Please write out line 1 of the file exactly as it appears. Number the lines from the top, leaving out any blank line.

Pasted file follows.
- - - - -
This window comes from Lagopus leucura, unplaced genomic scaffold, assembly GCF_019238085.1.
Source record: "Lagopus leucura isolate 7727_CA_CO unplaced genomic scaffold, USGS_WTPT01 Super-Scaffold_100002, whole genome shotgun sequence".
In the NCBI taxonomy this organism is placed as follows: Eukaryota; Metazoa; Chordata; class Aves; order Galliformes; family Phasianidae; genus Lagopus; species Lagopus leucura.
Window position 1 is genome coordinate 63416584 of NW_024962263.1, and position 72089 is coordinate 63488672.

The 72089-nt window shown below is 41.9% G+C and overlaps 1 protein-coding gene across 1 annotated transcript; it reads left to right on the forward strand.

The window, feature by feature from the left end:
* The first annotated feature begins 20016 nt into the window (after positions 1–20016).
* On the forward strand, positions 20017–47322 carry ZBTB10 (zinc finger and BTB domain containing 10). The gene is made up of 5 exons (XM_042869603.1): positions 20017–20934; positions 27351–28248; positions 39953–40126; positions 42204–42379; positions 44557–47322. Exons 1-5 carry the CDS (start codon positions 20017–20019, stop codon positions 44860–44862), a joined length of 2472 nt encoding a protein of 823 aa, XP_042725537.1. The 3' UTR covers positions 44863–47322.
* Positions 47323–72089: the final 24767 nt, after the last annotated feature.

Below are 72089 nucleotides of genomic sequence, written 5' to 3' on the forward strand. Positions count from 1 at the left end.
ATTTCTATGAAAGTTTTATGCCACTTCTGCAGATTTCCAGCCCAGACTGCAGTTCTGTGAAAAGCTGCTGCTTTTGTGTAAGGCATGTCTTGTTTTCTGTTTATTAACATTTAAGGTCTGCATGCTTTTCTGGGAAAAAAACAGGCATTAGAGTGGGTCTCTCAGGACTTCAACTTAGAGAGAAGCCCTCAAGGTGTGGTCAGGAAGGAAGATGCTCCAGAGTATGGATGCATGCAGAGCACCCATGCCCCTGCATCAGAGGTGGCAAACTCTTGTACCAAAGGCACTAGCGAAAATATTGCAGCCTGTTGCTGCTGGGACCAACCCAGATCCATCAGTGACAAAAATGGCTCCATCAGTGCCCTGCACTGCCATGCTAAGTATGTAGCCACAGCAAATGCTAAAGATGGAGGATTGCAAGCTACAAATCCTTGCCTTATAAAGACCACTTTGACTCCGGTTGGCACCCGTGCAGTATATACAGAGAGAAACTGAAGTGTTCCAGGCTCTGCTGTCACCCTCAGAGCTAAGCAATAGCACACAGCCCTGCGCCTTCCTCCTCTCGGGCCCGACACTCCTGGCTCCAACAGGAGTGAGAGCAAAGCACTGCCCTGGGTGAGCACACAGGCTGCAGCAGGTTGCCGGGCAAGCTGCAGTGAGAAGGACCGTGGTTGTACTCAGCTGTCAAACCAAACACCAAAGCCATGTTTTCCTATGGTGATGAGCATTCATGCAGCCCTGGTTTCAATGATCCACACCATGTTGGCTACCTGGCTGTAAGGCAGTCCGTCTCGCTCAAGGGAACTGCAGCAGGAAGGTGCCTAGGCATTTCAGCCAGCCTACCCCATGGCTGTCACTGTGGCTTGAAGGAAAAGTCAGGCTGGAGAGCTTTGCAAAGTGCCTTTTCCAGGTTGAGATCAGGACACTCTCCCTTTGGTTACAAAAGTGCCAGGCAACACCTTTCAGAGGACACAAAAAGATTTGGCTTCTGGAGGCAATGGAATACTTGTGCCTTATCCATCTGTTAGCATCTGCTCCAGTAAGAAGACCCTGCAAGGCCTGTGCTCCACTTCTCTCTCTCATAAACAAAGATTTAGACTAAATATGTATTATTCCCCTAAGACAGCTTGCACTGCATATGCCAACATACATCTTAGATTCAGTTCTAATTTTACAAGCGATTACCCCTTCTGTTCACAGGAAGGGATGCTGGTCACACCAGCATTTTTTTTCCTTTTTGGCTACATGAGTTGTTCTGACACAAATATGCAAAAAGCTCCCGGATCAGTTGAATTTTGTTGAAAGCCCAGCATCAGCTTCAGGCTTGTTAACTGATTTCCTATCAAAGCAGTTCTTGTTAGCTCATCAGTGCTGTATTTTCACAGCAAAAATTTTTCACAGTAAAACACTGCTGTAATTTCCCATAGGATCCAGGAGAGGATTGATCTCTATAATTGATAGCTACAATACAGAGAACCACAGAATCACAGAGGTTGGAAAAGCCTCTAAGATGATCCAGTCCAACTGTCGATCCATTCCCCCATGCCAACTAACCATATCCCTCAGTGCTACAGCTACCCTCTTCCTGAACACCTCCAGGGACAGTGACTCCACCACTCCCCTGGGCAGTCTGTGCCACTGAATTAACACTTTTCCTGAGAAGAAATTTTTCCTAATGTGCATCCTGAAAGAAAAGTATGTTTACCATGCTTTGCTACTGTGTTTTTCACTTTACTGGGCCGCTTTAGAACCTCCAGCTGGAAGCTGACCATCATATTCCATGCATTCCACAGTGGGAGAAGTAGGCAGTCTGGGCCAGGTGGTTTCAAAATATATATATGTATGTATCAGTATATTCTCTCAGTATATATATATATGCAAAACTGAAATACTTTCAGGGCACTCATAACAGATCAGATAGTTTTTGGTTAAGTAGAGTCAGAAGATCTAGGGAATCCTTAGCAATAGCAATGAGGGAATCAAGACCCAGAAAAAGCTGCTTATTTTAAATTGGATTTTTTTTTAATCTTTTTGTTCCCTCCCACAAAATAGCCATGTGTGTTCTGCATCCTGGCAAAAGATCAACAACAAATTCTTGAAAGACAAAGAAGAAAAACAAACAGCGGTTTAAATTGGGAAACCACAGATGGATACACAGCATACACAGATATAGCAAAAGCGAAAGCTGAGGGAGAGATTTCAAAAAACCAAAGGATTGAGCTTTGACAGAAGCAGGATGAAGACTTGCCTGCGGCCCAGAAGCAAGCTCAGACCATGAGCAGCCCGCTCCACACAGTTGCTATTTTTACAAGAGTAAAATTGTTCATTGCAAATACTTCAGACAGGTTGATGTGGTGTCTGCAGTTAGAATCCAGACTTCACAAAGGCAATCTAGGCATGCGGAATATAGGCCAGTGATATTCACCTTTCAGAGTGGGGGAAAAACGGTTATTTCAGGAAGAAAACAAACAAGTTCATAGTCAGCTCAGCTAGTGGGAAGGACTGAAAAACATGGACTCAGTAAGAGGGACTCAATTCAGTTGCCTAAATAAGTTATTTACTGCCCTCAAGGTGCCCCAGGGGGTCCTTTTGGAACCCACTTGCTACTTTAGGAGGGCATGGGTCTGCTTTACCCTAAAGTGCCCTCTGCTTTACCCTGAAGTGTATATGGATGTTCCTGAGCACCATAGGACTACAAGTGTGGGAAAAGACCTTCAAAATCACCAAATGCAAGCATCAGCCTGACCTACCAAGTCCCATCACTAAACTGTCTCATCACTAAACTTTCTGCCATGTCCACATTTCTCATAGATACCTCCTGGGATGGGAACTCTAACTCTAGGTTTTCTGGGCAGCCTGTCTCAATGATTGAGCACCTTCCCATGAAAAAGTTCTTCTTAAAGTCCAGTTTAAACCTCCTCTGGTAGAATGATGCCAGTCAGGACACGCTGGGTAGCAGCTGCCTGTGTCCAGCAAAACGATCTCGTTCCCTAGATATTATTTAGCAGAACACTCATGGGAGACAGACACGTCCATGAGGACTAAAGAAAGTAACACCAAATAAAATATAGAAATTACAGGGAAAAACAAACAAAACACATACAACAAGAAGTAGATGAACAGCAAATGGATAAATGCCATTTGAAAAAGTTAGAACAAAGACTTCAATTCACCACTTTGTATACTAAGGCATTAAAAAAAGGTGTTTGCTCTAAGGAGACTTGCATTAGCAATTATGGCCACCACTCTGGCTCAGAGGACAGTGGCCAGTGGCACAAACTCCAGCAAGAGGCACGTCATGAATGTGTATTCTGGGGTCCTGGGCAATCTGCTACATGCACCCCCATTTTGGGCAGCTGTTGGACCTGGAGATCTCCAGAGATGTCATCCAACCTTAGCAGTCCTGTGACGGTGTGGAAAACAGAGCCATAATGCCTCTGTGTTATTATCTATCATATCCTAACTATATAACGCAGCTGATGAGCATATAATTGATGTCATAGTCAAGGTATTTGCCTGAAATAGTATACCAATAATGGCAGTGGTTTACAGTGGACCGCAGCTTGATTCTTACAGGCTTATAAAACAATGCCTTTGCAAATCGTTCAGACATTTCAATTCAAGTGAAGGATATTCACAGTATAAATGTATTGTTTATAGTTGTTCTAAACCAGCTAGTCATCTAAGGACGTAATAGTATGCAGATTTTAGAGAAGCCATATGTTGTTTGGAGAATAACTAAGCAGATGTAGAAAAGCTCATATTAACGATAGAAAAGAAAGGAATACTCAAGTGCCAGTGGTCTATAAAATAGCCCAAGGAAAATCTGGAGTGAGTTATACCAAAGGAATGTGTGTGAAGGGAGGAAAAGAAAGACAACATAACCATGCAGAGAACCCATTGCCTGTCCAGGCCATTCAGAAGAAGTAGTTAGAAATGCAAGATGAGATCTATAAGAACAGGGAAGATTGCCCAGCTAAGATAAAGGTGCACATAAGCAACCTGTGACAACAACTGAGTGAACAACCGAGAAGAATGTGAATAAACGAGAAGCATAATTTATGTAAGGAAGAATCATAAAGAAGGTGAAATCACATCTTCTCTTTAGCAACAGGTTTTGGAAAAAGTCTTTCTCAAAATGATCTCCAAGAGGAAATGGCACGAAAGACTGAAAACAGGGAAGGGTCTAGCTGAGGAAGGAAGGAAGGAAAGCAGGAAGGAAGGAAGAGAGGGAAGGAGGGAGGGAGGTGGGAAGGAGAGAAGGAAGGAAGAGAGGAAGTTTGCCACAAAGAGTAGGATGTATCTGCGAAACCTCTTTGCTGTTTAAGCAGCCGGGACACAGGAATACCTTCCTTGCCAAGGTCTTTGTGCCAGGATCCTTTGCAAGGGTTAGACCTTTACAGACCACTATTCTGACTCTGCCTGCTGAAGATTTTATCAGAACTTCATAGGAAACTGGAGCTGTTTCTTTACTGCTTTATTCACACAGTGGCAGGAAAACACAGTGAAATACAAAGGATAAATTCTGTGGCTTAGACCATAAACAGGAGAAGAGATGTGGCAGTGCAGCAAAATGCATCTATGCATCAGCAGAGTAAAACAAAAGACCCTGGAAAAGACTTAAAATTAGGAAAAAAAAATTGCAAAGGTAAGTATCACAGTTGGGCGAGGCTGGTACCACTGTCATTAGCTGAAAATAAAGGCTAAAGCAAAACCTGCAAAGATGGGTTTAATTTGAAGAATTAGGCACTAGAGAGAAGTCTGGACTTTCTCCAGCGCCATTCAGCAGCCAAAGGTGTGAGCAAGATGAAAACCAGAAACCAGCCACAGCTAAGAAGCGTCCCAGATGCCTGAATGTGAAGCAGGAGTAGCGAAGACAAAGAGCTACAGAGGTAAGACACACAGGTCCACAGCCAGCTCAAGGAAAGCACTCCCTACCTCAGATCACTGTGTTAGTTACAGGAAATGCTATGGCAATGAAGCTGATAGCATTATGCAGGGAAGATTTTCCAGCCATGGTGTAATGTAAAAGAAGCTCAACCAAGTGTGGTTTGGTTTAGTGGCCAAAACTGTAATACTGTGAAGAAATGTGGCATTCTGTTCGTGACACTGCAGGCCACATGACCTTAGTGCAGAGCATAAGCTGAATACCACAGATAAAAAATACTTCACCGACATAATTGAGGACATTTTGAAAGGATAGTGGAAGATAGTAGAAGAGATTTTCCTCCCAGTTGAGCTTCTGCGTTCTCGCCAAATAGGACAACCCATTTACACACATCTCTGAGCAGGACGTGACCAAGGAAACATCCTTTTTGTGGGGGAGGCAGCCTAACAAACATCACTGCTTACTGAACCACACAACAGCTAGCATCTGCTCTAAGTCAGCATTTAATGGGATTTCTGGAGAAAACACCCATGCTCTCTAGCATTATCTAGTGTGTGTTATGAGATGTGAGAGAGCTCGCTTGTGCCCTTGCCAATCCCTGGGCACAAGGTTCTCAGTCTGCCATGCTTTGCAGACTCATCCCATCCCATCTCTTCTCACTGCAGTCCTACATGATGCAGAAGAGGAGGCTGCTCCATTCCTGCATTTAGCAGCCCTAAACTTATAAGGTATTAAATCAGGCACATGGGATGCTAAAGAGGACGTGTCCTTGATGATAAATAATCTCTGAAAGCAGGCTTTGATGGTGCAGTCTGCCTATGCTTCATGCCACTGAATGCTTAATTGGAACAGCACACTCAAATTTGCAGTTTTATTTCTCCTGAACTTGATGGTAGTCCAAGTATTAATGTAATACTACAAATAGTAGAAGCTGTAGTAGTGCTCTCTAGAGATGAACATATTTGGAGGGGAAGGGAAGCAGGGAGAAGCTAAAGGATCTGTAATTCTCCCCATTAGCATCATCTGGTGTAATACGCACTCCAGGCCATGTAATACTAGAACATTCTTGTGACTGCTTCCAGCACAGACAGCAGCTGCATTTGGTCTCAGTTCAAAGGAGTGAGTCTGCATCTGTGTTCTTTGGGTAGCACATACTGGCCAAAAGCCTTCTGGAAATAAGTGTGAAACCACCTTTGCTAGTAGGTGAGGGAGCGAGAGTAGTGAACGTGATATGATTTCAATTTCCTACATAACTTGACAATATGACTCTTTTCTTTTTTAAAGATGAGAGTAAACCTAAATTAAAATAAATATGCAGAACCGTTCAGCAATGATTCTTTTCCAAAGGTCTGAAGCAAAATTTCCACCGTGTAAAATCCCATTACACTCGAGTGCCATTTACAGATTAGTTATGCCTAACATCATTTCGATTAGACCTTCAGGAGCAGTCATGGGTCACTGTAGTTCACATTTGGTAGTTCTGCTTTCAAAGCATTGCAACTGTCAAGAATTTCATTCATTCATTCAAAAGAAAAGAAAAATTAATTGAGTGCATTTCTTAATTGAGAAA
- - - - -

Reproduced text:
This window comes from Lagopus leucura, unplaced genomic scaffold, assembly GCF_019238085.1.